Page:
Of all the musical experiences that have shaped Andrew Resnick, who has just become Conductor of The King and I, perhaps the liveliest took place at the annual summer arts festival in Edinburgh, Scotland. “I went there after my junior and senior years of college,” Resnick told me in his backstage office the other day.
In Edinburgh, along with six actors, Resnick, who performed at the keyboard, would improvise a musical every night. To begin, they would ask audience members to provide the name of the show, where it began, and the name of a made-up song. “It was an incredible experience,” Resnick said. “I learned so much about craft and about the rhythm a show needs. Each show would last only for about an hour, but we had to think fast on our feet the whole time.”
Such real-world training complemented Resnick’s formal education. He grew up primarily in southern California, where he studied piano seriously, and took part in piano competitions, from a young age. “When I was 12 or 13,” he said, “I started playing the drums. They made me so happy, and were a release from the rigors of practicing the piano all the time.” Around the same time, Resnick saw the musical Rent. “Seeing and hearing that musical,” he said, “made me realize that I could combine my interests in classical and rock ‘n’ roll and pop.”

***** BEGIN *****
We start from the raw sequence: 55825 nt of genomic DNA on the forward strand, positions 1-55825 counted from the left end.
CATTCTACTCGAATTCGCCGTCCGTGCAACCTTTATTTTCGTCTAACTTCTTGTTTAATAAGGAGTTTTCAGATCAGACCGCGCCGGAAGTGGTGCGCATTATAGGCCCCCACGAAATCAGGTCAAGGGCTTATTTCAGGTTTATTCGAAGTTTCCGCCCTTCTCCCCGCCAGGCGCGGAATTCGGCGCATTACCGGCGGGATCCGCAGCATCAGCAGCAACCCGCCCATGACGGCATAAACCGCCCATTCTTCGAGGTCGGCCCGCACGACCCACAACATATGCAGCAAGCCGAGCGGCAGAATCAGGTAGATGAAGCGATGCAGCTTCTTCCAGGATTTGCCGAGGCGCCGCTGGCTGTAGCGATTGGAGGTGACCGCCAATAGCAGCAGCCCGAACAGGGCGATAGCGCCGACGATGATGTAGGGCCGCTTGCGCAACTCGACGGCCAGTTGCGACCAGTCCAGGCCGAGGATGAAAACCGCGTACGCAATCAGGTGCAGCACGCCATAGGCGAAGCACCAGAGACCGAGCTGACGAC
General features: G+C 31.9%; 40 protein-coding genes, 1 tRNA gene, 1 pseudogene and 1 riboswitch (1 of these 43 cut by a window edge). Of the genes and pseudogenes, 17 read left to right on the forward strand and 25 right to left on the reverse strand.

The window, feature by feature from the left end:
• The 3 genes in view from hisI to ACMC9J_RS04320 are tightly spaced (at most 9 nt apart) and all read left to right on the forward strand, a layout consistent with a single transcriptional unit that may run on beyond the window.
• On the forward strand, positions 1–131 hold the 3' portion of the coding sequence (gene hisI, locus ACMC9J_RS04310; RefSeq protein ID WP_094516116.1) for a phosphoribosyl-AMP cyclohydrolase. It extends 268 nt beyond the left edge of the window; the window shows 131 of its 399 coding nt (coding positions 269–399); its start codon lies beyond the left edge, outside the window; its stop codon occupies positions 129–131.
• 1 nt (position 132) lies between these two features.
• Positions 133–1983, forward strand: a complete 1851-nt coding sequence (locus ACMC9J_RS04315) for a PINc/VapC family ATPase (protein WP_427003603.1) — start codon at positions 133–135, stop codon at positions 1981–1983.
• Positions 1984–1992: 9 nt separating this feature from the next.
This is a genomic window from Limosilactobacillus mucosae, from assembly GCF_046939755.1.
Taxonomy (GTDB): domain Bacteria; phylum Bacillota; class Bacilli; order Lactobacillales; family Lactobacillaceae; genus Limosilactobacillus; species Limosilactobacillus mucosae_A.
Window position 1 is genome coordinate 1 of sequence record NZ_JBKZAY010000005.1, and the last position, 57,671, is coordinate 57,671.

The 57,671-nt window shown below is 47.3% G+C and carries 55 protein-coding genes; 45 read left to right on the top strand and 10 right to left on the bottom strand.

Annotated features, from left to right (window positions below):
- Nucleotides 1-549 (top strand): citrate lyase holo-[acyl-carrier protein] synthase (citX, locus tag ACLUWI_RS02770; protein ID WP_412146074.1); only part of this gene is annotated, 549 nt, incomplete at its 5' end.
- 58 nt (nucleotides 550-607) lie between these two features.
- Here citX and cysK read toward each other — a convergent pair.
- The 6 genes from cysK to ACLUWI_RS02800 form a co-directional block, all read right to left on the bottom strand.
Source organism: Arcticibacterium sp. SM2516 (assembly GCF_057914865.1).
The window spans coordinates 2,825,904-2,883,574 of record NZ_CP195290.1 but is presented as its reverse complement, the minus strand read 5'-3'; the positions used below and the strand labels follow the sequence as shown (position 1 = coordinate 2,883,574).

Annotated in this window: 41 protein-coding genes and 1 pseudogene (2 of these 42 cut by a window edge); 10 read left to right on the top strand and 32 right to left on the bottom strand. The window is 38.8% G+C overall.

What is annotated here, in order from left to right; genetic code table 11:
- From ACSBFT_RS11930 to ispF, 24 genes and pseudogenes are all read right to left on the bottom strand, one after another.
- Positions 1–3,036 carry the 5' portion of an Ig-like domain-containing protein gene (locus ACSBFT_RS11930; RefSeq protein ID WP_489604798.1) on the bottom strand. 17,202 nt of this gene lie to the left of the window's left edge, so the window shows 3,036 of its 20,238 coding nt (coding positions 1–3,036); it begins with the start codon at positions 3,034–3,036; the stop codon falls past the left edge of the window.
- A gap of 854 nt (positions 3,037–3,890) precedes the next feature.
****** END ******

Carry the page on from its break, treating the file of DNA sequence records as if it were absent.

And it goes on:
At Yale, where he majored in music, Resnick music-directed shows. “I enjoyed the collaborative nature of them,” he said. “They were a contrast to the more solitary, academic nature of my coursework.”
As soon as he finished at Yale, Resnick began working professionally. “I was the music director, at Long Wharf, for Paula Vogel’s A Civil War Christmas. It was an incredible experience working with that creative team and I can't put into words how much I learned from the process.”
Resnick has been conducting performances of The King and I since its previews began this past March, often when Ted Sperling, the music director who just passed Resnick the regular baton, was otherwise engaged. How does he find conducting a Rodgers & Hammerstein score? “There’s a simplicity and directness to it, and simultaneously all kinds of little details to pay attention to.”
Resnick’s favorite part of the score to conduct is the “The Small House of Uncle Thomas” ballet in act two. “It is so rich and satisfying musically,” Resnick said. “It’s a break from having to focus on the vocalists. In the ballet, the conductor and orchestra are driving the train, versus other moments in the show.” As for those vocalists, Resnick must stay sensitive to their needs. Of Kelli O’Hara, for example, with whom he has worked off-Broadway in Far from Heaven and on Broadway in The Bridges of Madison County, Resnick said, “If during a performance I pick up something subtle happening in Kelli’s voice, that affects what I try to get out of the orchestra.”
As for the 29 musicians he conducts nightly in the pit, Resnick has high praise. “They are constantly forcing me to up my game. I have to stay very focused to work on their level.”
Given the demands of an eight-show week, how does Resnick keep himself physically and psychologically prepared? “I meditate,” he said. “And more recently, I’ve started to go to the gym, and running and dancing. Anything that keeps the body moving in a different way than conducting and helps me to let go mentally.”
Resnick is also composing a musical (no details to be divulged yet) and playing the piano regularly (Chopin Etudes). He says he wants to take up the drums again. “They brought me joy as a kid, and I’m sure they will again.”
Brendan Lemon is the American theater critic for the Financial Times and the editor of lemonwade.com.